I haven't ever tried refrigerating batter before baking, but I may now!! I logged on this morning to ask "why are my cakes falling"? Time after time. I've been at this about 4 years, and have tried everything I can think of. Heat cores, rose nails, baking strips. I use the WASC cake and my cakes fall every time. So discouraging. I bake in different ovens, and that makes no difference. I live in a high altitude, wondering if I should be compensating some way. I will try the chilled batter idea.
Does ANYONE have input for me on this?

Thanks!
Jackie


I've read on a few baking sites to replace the water in a mix with buttermilk, as water evaporates so fast at high altitude. I'm at sea level and use buttermilk in WASC cake instead of water and it works great. I also use self-rising cake flour in place of AP but adding self rising at high altitude wouldn't be such a great idea.

A short article on high altitude baking from Epicurious.

Almost all recipes are developed for use at sea level and, when used at or above 2,500 to 3,000 feet in elevation they will require adjustments for optimal results. Baking above sea level can be tricky because one set of adjustments emphatically does not fit all situations; each recipe, altitude, and set of atmospheric conditions is unique. However, different kinds of baked goods do tend to follow certain patterns. Below, are general guidelines for baking cakes, pies, cookies, muffins, quick breads, and yeast breads at high altitude.

Cakes
The delicate formulas that make cakes rise and maintain texture are strongly affected by changes in elevation. Some rising problems crop up between 2,500 and 3,000 feet; above 5,000 feet, cakes typically rise during baking, but may fall or cave in; or they may have a heavy, coarse crumb. Batter may be strengthened by reducing sugar, or adding eggs, egg yolks, or slightly more flour. Acidity helps batter set quickly in the oven's heat, so replacing regular milk with buttermilk, sour cream, or yogurt can be helpful. Leavening is usually reduced, while flavoring agents are increased. Oven heat is sometimes increased 25°F or the temperature is kept moderate (350°F) but baking times increased. Boxed cake mixes often include high-altitude adjustments, but bewarethey are designed to work up to about 6,000 feet only; above that, cakes crash. Fortunately, many boxed cake mixes can be fixed using the same methods as you would for cakes made from scratch.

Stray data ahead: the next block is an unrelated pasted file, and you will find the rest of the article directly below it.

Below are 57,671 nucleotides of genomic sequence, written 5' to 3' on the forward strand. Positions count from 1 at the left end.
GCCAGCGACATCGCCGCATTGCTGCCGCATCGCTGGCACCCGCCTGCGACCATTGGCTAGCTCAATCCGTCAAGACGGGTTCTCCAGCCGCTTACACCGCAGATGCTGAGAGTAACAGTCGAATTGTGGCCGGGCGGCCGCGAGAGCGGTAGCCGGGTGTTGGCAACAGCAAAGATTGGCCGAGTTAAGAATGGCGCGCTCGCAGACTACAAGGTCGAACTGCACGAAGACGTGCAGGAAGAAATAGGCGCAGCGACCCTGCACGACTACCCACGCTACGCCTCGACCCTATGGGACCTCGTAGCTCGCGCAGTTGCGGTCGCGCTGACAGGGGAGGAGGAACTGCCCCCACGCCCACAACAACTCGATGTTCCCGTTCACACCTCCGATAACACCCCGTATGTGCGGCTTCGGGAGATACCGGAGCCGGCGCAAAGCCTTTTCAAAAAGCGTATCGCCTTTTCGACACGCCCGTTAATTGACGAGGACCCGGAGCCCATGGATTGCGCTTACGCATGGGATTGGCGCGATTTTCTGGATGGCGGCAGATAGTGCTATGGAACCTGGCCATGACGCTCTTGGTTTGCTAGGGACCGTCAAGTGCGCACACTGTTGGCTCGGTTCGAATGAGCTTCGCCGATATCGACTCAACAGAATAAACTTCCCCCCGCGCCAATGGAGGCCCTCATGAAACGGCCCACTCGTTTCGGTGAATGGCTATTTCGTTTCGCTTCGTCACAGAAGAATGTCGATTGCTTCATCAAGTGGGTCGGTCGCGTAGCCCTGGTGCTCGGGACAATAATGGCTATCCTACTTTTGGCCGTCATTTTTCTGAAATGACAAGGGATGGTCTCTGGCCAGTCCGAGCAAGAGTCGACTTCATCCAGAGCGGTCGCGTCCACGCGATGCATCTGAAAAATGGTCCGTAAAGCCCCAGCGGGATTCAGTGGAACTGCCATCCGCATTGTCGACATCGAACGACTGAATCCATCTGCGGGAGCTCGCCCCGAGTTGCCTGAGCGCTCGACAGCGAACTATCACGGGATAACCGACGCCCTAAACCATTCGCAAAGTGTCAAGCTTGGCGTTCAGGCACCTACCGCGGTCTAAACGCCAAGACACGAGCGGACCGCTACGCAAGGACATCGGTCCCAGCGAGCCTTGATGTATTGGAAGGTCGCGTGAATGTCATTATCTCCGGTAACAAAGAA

You might also want to check out Susan Purdy's book on high altitude baking. Link is below. The book has garnered a lot of of positive reviews.

I bought Purdy's perfect pie book last year (love it) and just recently found her perfect cake book at a local book store's spring clearance sale. I've only scanned through the cake book so far, but am pretty sure Purdy's Chocolate buttermilk cake will be my first go, as I always have too much buttermilk in my fridge! icon_rolleyes.gif



http://www.highaltitudebaking.com/index.htm

HTH

Wing-Ding Posted 8 Jun 2011 , 4:47pm

I like this thread. Very helpful!

Elcee Posted 8 Jun 2011 , 5:06pm
Quote:
Originally Posted by sister340

I use the WASC cake and my cakes fall every time... I live in a high altitude, wondering if I should be compensating some way. I will try the chilled batter idea.
Does ANYONE have input for me on this?

Thanks!
Jackie




Hi, Jackie, I live at around 6300. You should DEFINITELY be compensating. icon_smile.gif Baking at higher altitudes is certainly different. Through trial and error I have found what, for the most part, works for me. I bake both from scratch and mixes. I've found that some scratch recipes simply don't work, no matter what I do. The book Chocolate Snowball by Lettie Halloran Flatt has been really helpful to me. She lives and works at Deer Valley, Utah and is the executive pastry chef at the resort there.

At the most basic level, you'll need to:
decrease sugar by 2 tbs per cup
increase liquid by 2 tbs per cup
decrease leavening by 1/4 tsp per tsp
I've also recently heard that adding an egg may help.

When using a cake mix (straight or doctored) add 1/4 cup of flour and increase liquid as stated above even if the box says you don't need to.

It also helps to separate your eggs; beat the whites to stiff peaks; fold them into the batter at the end. I don't always do this, just sometimes.

I bake at a slightly lower temp (325) for a slightly shorter time. If a recipe says 35-40 minutes, I start checking at 25 minutes. I've recently read of baking at higher temp but since the lower has always worked for me I'm not going to bother to try it.

HTH thumbs_up.gif